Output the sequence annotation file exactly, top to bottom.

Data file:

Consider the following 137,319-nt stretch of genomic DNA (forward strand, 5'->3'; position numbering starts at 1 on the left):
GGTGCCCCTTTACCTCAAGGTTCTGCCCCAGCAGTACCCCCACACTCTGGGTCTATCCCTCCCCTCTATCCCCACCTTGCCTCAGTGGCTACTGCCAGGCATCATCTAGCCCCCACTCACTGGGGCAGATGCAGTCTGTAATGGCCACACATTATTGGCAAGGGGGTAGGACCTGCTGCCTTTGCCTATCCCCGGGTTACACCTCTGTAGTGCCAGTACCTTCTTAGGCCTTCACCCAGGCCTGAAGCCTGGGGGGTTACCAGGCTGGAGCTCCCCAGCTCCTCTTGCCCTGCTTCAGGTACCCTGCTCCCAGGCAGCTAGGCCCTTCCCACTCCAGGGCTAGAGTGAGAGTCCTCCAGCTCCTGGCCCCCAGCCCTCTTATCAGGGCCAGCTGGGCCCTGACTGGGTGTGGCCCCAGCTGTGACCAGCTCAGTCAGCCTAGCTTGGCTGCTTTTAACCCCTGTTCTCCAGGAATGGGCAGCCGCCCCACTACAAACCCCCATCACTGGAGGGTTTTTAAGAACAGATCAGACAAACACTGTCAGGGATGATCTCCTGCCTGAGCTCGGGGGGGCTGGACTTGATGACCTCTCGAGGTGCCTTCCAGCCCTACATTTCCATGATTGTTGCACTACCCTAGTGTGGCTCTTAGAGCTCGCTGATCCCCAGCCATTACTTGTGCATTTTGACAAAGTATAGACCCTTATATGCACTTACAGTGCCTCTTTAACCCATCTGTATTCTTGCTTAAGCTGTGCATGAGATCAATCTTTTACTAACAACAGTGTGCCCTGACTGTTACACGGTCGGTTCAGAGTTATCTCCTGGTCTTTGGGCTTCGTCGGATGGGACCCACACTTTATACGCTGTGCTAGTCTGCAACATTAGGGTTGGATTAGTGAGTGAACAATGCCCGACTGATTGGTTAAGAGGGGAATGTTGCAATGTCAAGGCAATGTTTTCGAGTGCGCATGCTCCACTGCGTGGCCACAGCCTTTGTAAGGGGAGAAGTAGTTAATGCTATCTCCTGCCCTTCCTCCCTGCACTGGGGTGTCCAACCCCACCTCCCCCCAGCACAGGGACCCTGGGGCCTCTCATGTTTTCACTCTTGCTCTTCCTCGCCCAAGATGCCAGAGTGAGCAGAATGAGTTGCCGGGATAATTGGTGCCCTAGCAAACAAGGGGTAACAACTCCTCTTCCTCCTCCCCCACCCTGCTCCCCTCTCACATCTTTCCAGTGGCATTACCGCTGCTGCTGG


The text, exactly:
Consider the following 137,319-nt stretch of genomic DNA (forward strand, 5'->3'; position numbering starts at 1 on the left):
GGTGCCCCTTTACCTCAAGGTTCTGCCCCAGCAGTACCCCCACACTCTGGGTCTATCCCTCCCCTCTATCCCCACCTTGCCTCAGTGGCTACTGCCAGGCATCATCTAGCCCCCACTCACTGGGGCAGATGCAGTCTGTAATGGCCACACATTATTGGCAAGGGGGTAGGACCTGCTGCCTTTGCCTATCCCCGGGTTACACCTCTGTAGTGCCAGTACCTTCTTAGGCCTTCACCCAGGCCTGAAGCCTGGGGGGTTACCAGGCTGGAGCTCCCCAGCTCCTCTTGCCCTGCTTCAGGTACCCTGCTCCCAGGCAGCTAGGCCCTTCCCACTCCAGGGCTAGAGTGAGAGTCCTCCAGCTCCTGGCCCCCAGCCCTCTTATCAGGGCCAGCTGGGCCCTGACTGGGTGTGGCCCCAGCTGTGACCAGCTCAGTCAGCCTAGCTTGGCTGCTTTTAACCCCTGTTCTCCAGGAATGGGCAGCCGCCCCACTACAAACCCCCATCACTGGAGGGTTTTTAAGAACAGATCAGACAAACACTGTCAGGGATGATCTCCTGCCTGAGCTCGGGGGGGCTGGACTTGATGACCTCTCGAGGTGCCTTCCAGCCCTACATTTCCATGATTGTTGCACTACCCTAGTGTGGCTCTTAGAGCTCGCTGATCCCCAGCCATTACTTGTGCATTTTGACAAAGTATAGACCCTTATATGCACTTACAGTGCCTCTTTAACCCATCTGTATTCTTGCTTAAGCTGTGCATGAGATCAATCTTTTACTAACAACAGTGTGCCCTGACTGTTACACGGTCGGTTCAGAGTTATCTCCTGGTCTTTGGGCTTCGTCGGATGGGACCCACACTTTATACGCTGTGCTAGTCTGCAACATTAGGGTTGGATTAGTGAGTGAACAATGCCCGACTGATTGGTTAAGAGGGGAATGTTGCAATGTCAAGGCAATGTTTTCGAGTGCGCATGCTCCACTGCGTGGCCACAGCCTTTGTAAGGGGAGAAGTAGTTAATGCTATCTCCTGCCCTTCCTCCCTGCACTGGGGTGTCCAACCCCACCTCCCCCCAGCACAGGGACCCTGGGGCCTCTCATGTTTTCACTCTTGCTCTTCCTCGCCCAAGATGCCAGAGTGAGCAGAATGAGTTGCCGGGATAATTGGTGCCCTAGCAAACAAGGGGTAACAACTCCTCTTCCTCCTCCCCCACCCTGCTCCCCTCTCACATCTTTCCAGTGGCATTACCGCTGCTGCTGG